The reporter followed us for a short period of time, and then set his camera back up and finished the first part of his interview with Benny. Once he was finished up, he removed the mike from Benny, and then we continued down the Old Sugarland Trail.

I have got to say, I always noticed the Old Sugarland’s Trail head on 441 near the visitor center, but for some reason, I just expected it to be a worn down, maybe even somewhat unmaintained trail. Boy was I wrong! For much of the trail, it was actually a wide, gravel road (as seen in the photo above). Once it did turn into a smaller trail, it was still quite wide, and well maintained. As well, there are still several old stone walls (from the CCC) scattered throughout the woods along the trail. I enjoyed seeing these remnants, like a 3D piece of history, frozen in time! As well, I even got to see the old CCC clock tower! It was very interesting!

The crowd waiting at the end of the trail was told that we would be arriving around 3, however, as it turned out, it looked like we would arrive closer to 3:30 instead. So, at this point, Jeremy volunteered to run ahead the remaining 2.5 miles and inform those waiting that we were still on our way, but would be just a little behind. We continued on at a hikers pace. Along the way, a few other hikers heading the opposite direction stopped to congratulate Benny on his accomplishments, and take their photo with him.

With only just over half a mile left, Jeremy made it back to us. He told us that everyone was there, and that we were almost there too. We decided that once we got closer the group would part ways with Benny and come out first so that Benny could walk out on his own. As we got closer, Sharon Spezia (the prior record holder of 4 months and 12 days) met Benny hiking the trail. This was a special moment for Benny (and it was exciting for us to get to meet her too… she is currently working on her 7th park map!) They talked for a bit, took some photo’s, and then we continued on… the crowd was waiting!

Benny stopped us as a group one last time and thanked us for being there with him. After that, we hiked out leaving Benny behind. After we hiked towards the back of the crowd, Benny soon followed. Everyone there raised their poles, creating a tunnel for Benny to walk through. As he walked through folks gave him hugs, shook his hand’s, gave him high-fives, patted him on the back, and said congratulations. Once he got to the end of the tunnel, he embraced his wife with a hug and a kiss, and at this point, Benny is now the fastest GSMNP 900 miler hiker!

Huge congratulations to my buddy Benny. He thought about this adventure several months ago. We spoke about it, and he did it. He began hiking at 3 am on December 31’st, and finished about 3:45 pm on March 18th. He hiked 930+ miles in 2 months and 19 days… and in the winter months at that! He is a beast! And I am glad to call him friend!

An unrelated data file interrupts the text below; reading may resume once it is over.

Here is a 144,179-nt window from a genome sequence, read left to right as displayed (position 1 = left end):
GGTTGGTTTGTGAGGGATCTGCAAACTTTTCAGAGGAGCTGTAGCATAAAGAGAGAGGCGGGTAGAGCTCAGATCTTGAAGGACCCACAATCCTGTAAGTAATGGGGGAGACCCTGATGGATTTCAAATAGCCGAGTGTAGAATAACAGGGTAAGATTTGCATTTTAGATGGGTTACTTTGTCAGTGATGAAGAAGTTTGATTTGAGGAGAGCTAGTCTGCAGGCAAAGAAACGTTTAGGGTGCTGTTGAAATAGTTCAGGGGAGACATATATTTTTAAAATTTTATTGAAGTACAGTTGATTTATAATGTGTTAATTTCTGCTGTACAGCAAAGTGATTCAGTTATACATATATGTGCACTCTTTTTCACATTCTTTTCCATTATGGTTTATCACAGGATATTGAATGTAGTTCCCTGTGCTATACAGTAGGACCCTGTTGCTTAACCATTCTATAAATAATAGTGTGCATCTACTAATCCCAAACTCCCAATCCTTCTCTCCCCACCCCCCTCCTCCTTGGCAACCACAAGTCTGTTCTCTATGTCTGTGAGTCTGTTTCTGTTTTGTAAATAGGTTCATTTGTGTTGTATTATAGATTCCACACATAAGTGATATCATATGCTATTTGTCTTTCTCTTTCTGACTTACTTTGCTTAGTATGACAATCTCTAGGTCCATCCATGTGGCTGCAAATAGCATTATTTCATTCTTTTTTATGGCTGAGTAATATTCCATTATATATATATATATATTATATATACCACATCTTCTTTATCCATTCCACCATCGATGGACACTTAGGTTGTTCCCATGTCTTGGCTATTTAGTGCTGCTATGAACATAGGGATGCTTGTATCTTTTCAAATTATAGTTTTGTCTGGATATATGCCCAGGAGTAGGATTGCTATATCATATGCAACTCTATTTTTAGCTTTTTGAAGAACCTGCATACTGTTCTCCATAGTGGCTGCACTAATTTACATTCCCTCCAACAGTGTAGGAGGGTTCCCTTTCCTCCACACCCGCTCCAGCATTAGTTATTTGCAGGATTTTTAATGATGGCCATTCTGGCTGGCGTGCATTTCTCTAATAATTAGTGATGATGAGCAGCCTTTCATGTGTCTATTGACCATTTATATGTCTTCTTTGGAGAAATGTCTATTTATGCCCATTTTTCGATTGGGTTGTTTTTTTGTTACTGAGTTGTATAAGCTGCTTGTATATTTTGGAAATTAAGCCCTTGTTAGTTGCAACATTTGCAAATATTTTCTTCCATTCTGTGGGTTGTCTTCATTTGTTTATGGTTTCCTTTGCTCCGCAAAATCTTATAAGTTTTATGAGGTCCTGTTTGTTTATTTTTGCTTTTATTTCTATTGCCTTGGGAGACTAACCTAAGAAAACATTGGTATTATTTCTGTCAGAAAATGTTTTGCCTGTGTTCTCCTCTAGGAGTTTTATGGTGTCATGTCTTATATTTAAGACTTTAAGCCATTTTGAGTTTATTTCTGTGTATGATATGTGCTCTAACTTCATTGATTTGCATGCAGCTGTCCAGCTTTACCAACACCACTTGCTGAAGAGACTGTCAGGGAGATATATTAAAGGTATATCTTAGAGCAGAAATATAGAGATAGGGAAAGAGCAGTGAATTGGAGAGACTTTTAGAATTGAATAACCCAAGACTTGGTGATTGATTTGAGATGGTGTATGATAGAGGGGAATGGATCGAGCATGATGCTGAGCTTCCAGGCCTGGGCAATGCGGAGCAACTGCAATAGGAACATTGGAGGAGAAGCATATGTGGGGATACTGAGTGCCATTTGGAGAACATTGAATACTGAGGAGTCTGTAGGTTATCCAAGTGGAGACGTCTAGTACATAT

So, this marked the end of our hike. While Benny was speaking with more new reporters, friends, family and fan’s, we headed back to our cars, got changed into some clean, dry clothes, then headed back to pick up the trucks that we shuttled to the trail head that morning in. After that, we all headed to the Smoky Mountain Brewery in Gatlinburg for a celebratory burger and beer!

So marks the end of another adventure out on the trail! This was a different kind of hike in so many ways, and I am so glad that I was able to make it out. It was good for me to be able to get out again, and it was good for both my son and I to hike another big mile day (20+ miles in 9.5 hours). It was good getting to see some friends I hadn’t seen in a while, and make some new ones. It was so good, and I thank God for the opportunity, and all the blessings that have come from this hike. I am sitting here trying to sum this up, and I just can’t… all I can say is that it was good, and I am thankful!

Thanks for reading!

~Stick~

About Stick

My blog is essentially a record of my hiking career. Through it, I, and others, can see how I have evolved from a heavy weight backpacker, to a smarter, more efficient, lightweight backpacker. Through the use of video, still photos, and of course writing, one can see my progression, as well as check out some of the places I hike, and not to mention some cool, lightweight gear options. For me, my blog is a journal, but for others, I hope that it is an interactive learning tool to aid them in their own progression towards lightweight backpacking.
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6 Responses to March 2017 GSMNP Day Hike: Trillium Gap Trail to Mt LeConte to Rainbow Falls Trail to Old Sugarland Trail

  1. Pingback: Fastest GSMNP 900-Miler | Plug-it In Hikes

  2. Pingback: The Benny Braden Interview (#fastestgsmnp900miler Record Holder) | Stick's Blog

  3. Melissa says:

    That is so cool that you got to share this experience. Love your photos!

    Like

  4. latrower@gmail.com says:

    So the huge ruts in my yard were from you? Just Kidding!! If that was true, I wouldn’t of even minded. 🙂 Sorry McDonald’s wasn’t open, I know y’all were looking forward to that. Great blog Chad!! This will be one day that nobody on Benny’s adventure will forget!! Glad I could be a little part of it. You guys Rock!!

    Like

    • Stick says:

      Laurie,

      Haha… sorry about that! But thanks again for allowing us to stay there, and for the pizza’s! That was too kind of you and we all really appreciated it! And you are right, we won’t ever forget it. It was a great time. 🙂

      Thanks again,

      ~Stick~

      Like